Last month I discussed how it’s important to look after the company’s needs before evaluating an investor. Clearly, in my view, investors are a maze to be navigated – but, you might ask, what’s the alternative? It could be bootstrapping and staying lean.
Eric Ries coined the term “Lean Start-up” way back in 2011 with his book ‘The Lean Start-up’. The core idea is to be efficient. This means know when to spend, what to spend on and how to use customer feedback effectively. Bootstrapping is essentially funding your own businesses without investors. However, in a practical sense, this usually entails some small amount of money from friends and family.
I’m certain you can see how being lean and bootstrapped could be a perfect way to start up. It certainly seems that way. However, like everything else, the ideas need to be understood and implemented accurately. The concepts are not as simple as they seem.
The underlying premise of both bootstrapping and a lean start-up is to conserve and be cautious with resources – that means time and money.
Time it right – make it perfect later.
When I started my first job as an Analyst at a global investment bank, my superior gave me a sound piece of advice – “The first deliverable doesn’t have to be perfect. It has to be on time”. Golden words that have a pretty wide scope of implementation. The Lean Start-up is based on a similar idea – the first product you develop has to be a minimum viable product (MVP) – not a perfect product. Once you have the basic version out, use customer feedback to iron out the imperfections. The alternative is to spend a lot of time (and money usually) to create what you think is a perfect product. The customer may or may not agree.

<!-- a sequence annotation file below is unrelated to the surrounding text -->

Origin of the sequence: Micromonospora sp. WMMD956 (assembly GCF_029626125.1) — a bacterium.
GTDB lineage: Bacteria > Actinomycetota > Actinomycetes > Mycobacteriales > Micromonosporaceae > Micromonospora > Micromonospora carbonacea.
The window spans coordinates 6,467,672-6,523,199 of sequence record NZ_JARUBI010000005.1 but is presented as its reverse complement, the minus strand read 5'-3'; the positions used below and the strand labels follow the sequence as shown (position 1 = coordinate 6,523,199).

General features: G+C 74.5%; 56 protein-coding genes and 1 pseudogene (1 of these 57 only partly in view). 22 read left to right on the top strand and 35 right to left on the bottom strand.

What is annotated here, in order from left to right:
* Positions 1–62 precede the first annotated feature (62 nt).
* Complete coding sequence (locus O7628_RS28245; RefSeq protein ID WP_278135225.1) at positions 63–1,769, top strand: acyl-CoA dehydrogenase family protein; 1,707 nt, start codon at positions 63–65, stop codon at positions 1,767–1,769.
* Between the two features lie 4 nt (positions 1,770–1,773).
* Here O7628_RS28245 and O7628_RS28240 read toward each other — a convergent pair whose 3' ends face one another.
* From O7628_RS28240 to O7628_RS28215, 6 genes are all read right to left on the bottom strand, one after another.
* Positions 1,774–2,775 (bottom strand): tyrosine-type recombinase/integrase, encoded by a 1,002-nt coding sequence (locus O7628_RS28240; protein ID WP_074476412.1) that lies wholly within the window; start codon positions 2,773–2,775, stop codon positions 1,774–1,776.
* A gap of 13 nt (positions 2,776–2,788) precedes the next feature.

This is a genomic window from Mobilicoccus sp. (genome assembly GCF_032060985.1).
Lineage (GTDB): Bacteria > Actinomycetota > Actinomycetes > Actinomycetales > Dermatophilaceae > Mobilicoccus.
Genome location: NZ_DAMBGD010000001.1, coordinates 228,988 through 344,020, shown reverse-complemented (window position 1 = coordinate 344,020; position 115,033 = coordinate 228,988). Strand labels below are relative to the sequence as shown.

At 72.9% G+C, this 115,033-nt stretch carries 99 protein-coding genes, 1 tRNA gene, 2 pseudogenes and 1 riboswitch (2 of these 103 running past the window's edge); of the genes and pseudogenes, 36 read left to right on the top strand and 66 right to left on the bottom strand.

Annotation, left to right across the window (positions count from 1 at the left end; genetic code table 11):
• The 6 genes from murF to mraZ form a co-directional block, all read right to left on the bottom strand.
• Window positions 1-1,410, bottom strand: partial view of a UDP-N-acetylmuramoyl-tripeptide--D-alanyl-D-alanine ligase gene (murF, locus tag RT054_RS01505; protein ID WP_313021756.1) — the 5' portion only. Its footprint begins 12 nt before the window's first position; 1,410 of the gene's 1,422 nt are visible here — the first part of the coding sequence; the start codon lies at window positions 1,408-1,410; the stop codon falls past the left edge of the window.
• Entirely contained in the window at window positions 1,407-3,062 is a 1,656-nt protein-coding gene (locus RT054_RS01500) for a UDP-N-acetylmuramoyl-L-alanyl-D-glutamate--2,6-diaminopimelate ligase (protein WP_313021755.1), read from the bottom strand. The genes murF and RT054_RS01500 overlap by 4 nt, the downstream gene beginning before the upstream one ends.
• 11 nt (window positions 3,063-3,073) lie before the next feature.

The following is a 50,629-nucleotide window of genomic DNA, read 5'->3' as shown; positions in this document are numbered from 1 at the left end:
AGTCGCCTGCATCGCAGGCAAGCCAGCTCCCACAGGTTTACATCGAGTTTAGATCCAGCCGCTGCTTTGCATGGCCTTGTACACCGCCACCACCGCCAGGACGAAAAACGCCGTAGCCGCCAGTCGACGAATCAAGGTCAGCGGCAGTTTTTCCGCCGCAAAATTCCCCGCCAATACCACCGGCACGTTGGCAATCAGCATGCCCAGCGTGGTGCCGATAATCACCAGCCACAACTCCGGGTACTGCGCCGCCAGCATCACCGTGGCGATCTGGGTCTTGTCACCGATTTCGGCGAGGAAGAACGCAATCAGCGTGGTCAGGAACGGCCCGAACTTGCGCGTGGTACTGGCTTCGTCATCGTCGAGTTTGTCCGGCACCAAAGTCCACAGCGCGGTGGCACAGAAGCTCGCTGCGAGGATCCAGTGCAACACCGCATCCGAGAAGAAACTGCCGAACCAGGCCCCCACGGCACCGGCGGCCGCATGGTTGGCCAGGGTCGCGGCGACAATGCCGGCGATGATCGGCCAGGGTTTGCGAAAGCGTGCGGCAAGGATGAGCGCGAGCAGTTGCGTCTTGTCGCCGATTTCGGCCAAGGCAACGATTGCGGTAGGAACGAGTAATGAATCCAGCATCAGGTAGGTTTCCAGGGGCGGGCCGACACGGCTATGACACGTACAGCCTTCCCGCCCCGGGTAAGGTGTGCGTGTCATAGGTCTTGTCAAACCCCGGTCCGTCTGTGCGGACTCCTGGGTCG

Customer is King, Queen and all their subjects
Customer feedback and product validation is at the centre of any successful strategy. If you don’t have the luxury of resources, you need to pitch your ideas to someone. Choose to pitch to your customers. Show them what you’re planning. Early adopters will guide your future changes. It may be a much more efficient way to go to market. Scale and investment need customer validation. You don’t really need a lot of users to validate your product at a small scale. A few good customers can be equally powerful.
Lean and cheap are not synonyms
Being lean is often considered the same as “not spending”. However, as we all know, you have to spend money to make money. The idea of being lean is more about being efficient in what you spend on. It’s about being cheaper and faster than the alternative. You will need to spend in times of trouble and at critical junctures. However, choose wisely and spend to relieve pain. Don’t spend in anticipation of pain – wait till it’s uncomfortable.
Businesses are set up with the ultimate aim of making money. Since it takes money to make money, the tendency is to either get investors or to bootstrap and hardly spend. Both of these are extremes. Efficient use of resources and a customer feedback driven product – that’s the core of being lean. There are no real magic wands in life, but if there were ever a way to increase the odds, a lean approach could be the answer.
Pria is the Founder and Managing Director of GMI Advisory WLL– a Management Consultancy specialising in emerging businesses. Visit http://www.gmiadvisory.com/ or follow @guide_my_idea.